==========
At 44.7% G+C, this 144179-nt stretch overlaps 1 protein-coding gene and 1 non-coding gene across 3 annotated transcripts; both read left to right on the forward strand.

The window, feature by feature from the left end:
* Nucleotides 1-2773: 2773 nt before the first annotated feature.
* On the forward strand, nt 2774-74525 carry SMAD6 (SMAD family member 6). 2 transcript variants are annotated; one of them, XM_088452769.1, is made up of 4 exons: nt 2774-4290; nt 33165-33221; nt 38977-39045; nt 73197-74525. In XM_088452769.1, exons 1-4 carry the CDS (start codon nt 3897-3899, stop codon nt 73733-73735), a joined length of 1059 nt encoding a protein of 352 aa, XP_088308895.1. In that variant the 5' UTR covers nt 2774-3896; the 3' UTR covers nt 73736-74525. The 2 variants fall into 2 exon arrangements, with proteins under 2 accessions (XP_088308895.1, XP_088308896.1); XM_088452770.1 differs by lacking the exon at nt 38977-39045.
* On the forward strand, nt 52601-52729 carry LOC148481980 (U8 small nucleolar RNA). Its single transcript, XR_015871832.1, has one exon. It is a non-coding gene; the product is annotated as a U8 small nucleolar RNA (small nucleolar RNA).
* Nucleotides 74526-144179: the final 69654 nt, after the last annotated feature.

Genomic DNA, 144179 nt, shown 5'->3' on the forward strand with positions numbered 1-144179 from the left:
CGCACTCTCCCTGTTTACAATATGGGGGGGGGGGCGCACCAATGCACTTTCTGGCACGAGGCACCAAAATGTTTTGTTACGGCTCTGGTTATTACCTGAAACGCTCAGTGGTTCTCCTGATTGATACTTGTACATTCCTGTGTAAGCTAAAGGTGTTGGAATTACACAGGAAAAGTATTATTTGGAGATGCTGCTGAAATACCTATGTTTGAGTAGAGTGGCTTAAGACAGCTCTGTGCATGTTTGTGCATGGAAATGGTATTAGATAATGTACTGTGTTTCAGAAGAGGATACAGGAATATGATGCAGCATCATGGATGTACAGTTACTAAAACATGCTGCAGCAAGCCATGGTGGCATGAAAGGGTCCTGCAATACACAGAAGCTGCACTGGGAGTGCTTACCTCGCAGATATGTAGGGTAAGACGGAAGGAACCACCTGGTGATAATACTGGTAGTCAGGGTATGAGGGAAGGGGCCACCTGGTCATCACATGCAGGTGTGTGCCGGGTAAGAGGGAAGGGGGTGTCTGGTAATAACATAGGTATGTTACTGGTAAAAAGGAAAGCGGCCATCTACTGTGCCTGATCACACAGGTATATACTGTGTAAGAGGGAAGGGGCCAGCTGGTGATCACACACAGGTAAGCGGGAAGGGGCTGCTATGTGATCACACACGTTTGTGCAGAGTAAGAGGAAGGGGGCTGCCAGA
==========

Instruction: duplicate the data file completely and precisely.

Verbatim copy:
At 44.7% G+C, this 144179-nt stretch overlaps 1 protein-coding gene and 1 non-coding gene across 3 annotated transcripts; both read left to right on the forward strand.

The window, feature by feature from the left end:
* Nucleotides 1-2773: 2773 nt before the first annotated feature.
* On the forward strand, nt 2774-74525 carry SMAD6 (SMAD family member 6). 2 transcript variants are annotated; one of them, XM_088452769.1, is made up of 4 exons: nt 2774-4290; nt 33165-33221; nt 38977-39045; nt 73197-74525. In XM_088452769.1, exons 1-4 carry the CDS (start codon nt 3897-3899, stop codon nt 73733-73735), a joined length of 1059 nt encoding a protein of 352 aa, XP_088308895.1. In that variant the 5' UTR covers nt 2774-3896; the 3' UTR covers nt 73736-74525. The 2 variants fall into 2 exon arrangements, with proteins under 2 accessions (XP_088308895.1, XP_088308896.1); XM_088452770.1 differs by lacking the exon at nt 38977-39045.
* On the forward strand, nt 52601-52729 carry LOC148481980 (U8 small nucleolar RNA). Its single transcript, XR_015871832.1, has one exon. It is a non-coding gene; the product is annotated as a U8 small nucleolar RNA (small nucleolar RNA).
* Nucleotides 74526-144179: the final 69654 nt, after the last annotated feature.

Genomic DNA, 144179 nt, shown 5'->3' on the forward strand with positions numbered 1-144179 from the left:
CGCACTCTCCCTGTTTACAATATGGGGGGGGGGGCGCACCAATGCACTTTCTGGCACGAGGCACCAAAATGTTTTGTTACGGCTCTGGTTATTACCTGAAACGCTCAGTGGTTCTCCTGATTGATACTTGTACATTCCTGTGTAAGCTAAAGGTGTTGGAATTACACAGGAAAAGTATTATTTGGAGATGCTGCTGAAATACCTATGTTTGAGTAGAGTGGCTTAAGACAGCTCTGTGCATGTTTGTGCATGGAAATGGTATTAGATAATGTACTGTGTTTCAGAAGAGGATACAGGAATATGATGCAGCATCATGGATGTACAGTTACTAAAACATGCTGCAGCAAGCCATGGTGGCATGAAAGGGTCCTGCAATACACAGAAGCTGCACTGGGAGTGCTTACCTCGCAGATATGTAGGGTAAGACGGAAGGAACCACCTGGTGATAATACTGGTAGTCAGGGTATGAGGGAAGGGGCCACCTGGTCATCACATGCAGGTGTGTGCCGGGTAAGAGGGAAGGGGGTGTCTGGTAATAACATAGGTATGTTACTGGTAAAAAGGAAAGCGGCCATCTACTGTGCCTGATCACACAGGTATATACTGTGTAAGAGGGAAGGGGCCAGCTGGTGATCACACACAGGTAAGCGGGAAGGGGCTGCTATGTGATCACACACGTTTGTGCAGAGTAAGAGGAAGGGGGCTGCCAGA